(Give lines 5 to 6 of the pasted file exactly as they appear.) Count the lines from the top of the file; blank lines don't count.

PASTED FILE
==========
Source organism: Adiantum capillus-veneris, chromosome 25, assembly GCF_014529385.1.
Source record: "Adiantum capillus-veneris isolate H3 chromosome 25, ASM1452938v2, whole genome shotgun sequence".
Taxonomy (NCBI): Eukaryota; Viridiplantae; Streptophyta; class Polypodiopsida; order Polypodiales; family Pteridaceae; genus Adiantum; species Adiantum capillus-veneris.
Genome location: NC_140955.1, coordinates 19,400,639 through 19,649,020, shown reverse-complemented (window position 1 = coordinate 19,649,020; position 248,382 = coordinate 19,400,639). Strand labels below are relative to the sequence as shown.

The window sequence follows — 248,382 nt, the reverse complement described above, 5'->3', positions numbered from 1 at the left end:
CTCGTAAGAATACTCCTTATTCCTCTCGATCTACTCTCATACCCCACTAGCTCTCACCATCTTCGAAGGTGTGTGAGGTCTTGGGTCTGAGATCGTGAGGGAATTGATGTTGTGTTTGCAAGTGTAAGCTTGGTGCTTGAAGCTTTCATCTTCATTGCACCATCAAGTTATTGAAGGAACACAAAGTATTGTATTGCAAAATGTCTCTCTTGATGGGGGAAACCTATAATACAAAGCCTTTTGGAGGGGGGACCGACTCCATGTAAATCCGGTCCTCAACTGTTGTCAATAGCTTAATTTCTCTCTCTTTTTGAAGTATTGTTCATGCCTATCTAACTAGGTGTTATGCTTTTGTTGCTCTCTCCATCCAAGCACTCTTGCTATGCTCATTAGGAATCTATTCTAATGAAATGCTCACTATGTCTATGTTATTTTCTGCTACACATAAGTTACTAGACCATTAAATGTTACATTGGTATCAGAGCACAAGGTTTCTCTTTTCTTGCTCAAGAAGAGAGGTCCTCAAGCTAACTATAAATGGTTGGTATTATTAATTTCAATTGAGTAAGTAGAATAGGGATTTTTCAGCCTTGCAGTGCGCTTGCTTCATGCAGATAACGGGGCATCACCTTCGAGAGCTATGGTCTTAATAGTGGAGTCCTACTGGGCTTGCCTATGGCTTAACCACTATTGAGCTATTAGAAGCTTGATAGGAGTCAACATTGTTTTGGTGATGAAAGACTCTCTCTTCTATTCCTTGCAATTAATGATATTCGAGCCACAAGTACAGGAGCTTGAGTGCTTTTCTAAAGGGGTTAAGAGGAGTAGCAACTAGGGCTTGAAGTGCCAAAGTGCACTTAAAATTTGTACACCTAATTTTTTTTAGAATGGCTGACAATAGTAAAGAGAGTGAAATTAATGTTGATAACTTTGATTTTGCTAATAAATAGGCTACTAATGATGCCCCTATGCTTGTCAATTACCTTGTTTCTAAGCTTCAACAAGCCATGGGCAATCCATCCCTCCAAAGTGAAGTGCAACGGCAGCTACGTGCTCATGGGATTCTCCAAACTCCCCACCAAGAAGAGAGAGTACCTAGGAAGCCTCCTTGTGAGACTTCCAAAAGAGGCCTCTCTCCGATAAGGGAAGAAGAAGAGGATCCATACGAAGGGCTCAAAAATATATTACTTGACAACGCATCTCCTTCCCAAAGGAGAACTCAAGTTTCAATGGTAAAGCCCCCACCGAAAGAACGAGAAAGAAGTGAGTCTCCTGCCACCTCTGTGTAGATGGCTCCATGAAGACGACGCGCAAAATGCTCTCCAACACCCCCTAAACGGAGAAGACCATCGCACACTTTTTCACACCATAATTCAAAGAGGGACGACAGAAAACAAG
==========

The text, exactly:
The window sequence follows — 248,382 nt, the reverse complement described above, 5'->3', positions numbered from 1 at the left end:
CTCGTAAGAATACTCCTTATTCCTCTCGATCTACTCTCATACCCCACTAGCTCTCACCATCTTCGAAGGTGTGTGAGGTCTTGGGTCTGAGATCGTGAGGGAATTGATGTTGTGTTTGCAAGTGTAAGCTTGGTGCTTGAAGCTTTCATCTTCATTGCACCATCAAGTTATTGAAGGAACACAAAGTATTGTATTGCAAAATGTCTCTCTTGATGGGGGAAACCTATAATACAAAGCCTTTTGGAGGGGGGACCGACTCCATGTAAATCCGGTCCTCAACTGTTGTCAATAGCTTAATTTCTCTCTCTTTTTGAAGTATTGTTCATGCCTATCTAACTAGGTGTTATGCTTTTGTTGCTCTCTCCATCCAAGCACTCTTGCTATGCTCATTAGGAATCTATTCTAATGAAATGCTCACTATGTCTATGTTATTTTCTGCTACACATAAGTTACTAGACCATTAAATGTTACATTGGTATCAGAGCACAAGGTTTCTCTTTTCTTGCTCAAGAAGAGAGGTCCTCAAGCTAACTATAAATGGTTGGTATTATTAATTTCAATTGAGTAAGTAGAATAGGGATTTTTCAGCCTTGCAGTGCGCTTGCTTCATGCAGATAACGGGGCATCACCTTCGAGAGCTATGGTCTTAATAGTGGAGTCCTACTGGGCTTGCCTATGGCTTAACCACTATTGAGCTATTAGAAGCTTGATAGGAGTCAACATTGTTTTGGTGATGAAAGACTCTCTCTTCTATTCCTTGCAATTAATGATATTCGAGCCACAAGTACAGGAGCTTGAGTGCTTTTCTAAAGGGGTTAAGAGGAGTAGCAACTAGGGCTTGAAGTGCCAAAGTGCACTTAAAATTTGTACACCTAATTTTTTTTAGAATGGCTGACAATAGTAAAGAGAGTGAAATTAATGTTGATAACTTTGATTTTGCTAATAAATAGGCTACTAATGATGCCCCTATGCTTGTCAATTACCTTGTTTCTAAGCTTCAACAAGCCATGGGCAATCCATCCCTCCAAAGTGAAGTGCAACGGCAGCTACGTGCTCATGGGATTCTCCAAACTCCCCACCAAGAAGAGAGAGTACCTAGGAAGCCTCCTTGTGAGACTTCCAAAAGAGGCCTCTCTCCGATAAGGGAAGAAGAAGAGGATCCATACGAAGGGCTCAAAAATATATTACTTGACAACGCATCTCCTTCCCAAAGGAGAACTCAAGTTTCAATGGTAAAGCCCCCACCGAAAGAACGAGAAAGAAGTGAGTCTCCTGCCACCTCTGTGTAGATGGCTCCATGAAGACGACGCGCAAAATGCTCTCCAACACCCCCTAAACGGAGAAGACCATCGCACACTTTTTCACACCATAATTCAAAGAGGGACGACAGAAAACAAG